A little help and clarification please

Discussion in 'Bass Area; The Bottom Line' started by buellracer, Jan 29, 2008.

  1. buellracer

    buellracer Member

    Feb 26, 2007
    Nacogdoches Tx
    I've been playing guitar for quite a while now and now my girlfriend wants me to teach her to play the bass so she can play with me and quite possibly start another band including her this time. She's good with music so no worries about buying her a bass and her not learning. I do have a question though about the different kinds of basses and how they sound. The two biggest basses I'm looking at buying her are either a Fender Jazz or P bass. If yall could guide me and direct me about the features and how they sound I'd greatly appreciate it.
  2. The Golden Boy

    The Golden Boy Member

    Aug 5, 2005
    Body wise- the Jazz has a physically larger body- it can look really huge if you're not 6' tall. It also has 2 SC pickups- when used together they're humbucking. The nut width (From E-G) is 1.5"

    The P has a physically smaller body- one humbucking pickup in the same position as the "neck" pickup of the J. The nut width gets as big as 1.75"

    The P will give you more "thump." The J (with both pickups on) will sound more "middy." A J can do a passable P impression- but a P always sounds like a P.

    I find the J neck more playable- as the 1.5" nut width works best for me.
  3. ghoti

    ghoti Member

    Jul 15, 2007
    Mill Valley, CA
    J has more of a "bright" sound to it. Think Geddy Lee in Rush...he plays a J almost exclusively. And of course, every bassist knows who Jaco was.

    P has more "thud" to it. Best example I can think of offhand is from Billy Sheehan.

    In my opinion, you can do a lot more with a J-style bass, including "faking" a P sound. It's also generally got a smaller neck so for someone with smaller hands it might be better.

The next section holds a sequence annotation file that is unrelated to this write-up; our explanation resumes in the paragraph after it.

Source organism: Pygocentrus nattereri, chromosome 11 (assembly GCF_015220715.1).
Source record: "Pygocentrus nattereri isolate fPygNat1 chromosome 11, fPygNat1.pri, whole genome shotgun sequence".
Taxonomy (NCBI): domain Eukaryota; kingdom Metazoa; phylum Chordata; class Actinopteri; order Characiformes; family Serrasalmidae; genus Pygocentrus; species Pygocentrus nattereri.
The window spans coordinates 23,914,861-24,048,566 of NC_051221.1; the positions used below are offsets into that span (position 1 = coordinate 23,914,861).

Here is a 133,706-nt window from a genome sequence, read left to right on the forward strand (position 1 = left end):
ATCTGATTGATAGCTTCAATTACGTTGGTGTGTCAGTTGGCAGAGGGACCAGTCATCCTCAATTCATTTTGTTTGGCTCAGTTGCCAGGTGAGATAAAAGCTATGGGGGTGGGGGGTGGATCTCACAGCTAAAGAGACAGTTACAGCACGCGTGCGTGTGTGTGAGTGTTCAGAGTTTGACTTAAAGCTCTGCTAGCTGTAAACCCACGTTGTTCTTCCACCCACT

4. tkozal

    tkozal Member

    Dec 29, 2005
    NYC & the North Fork
    I usually describe the Jazz as a "smile sound", and the P as a "frown" sound. (think of an EQ)

    Jazz has deep bass, but a zing on top, the P is more midrange thud. Less zing.
  5. Loves_LPs

    Loves_LPs Member

    Sep 24, 2005
    Plant City (Tampa area)
    <donning fire-retardant suit> Just a thought... If your GF is petite, or intimidated by a large bass guitar, you might consider a short scale bass. I'm a guy, and I prefer short scales - my hands are just not big enough for the longer scale, and wider necks.

    A really nice short-scale that is currently out there is the Gibson SG reissue which has two pickups, and a small body. There are plenty others.

    Most people will tell you that only an idiot or the Anti-Christ would play a short scale, but there are many bass players who did pretty well with them: Cream (Jack Bruce), Govt Mule, etc, etc.

    Just my 2 cents - YMMV
  6. RockStarNick

    RockStarNick Supporting Member

    Apr 22, 2005
    North NJ
    Definitely go for something with at LEAST a J-size neck.

    There are P-bass specials that have a P body, J neck, and a P/J pickup combo.

    Other alternatives if she's not 6 foot tall (haha) are brands like carvin, etc... the carvins almost play like a guitar, the necks are so thin, and they are lighter weight...
  7. Smakutus

    Smakutus Member

    Mar 6, 2006
    To me P Basses sound better than Jazz's and record better, but I like the Jazz necks better..

  8. Troser

    Troser Member

    Feb 16, 2008
    Vancouver, Washington
    The "Jazz" neck is also called the "A" neck, and is often found on P-basses as well... of all the Precisions I've owned over the years, I think more had A-necks than not.

    I'd stay away from a short scale only because she may as well learn to play on the same instrument, at least size-wise, as she'll play when more accomplished.

    Choose something light, something with a narrow nut, and string it with light or extra-light strings... string weight, overall guitar weight, and nut width/neck profile are going to be the "biggies."

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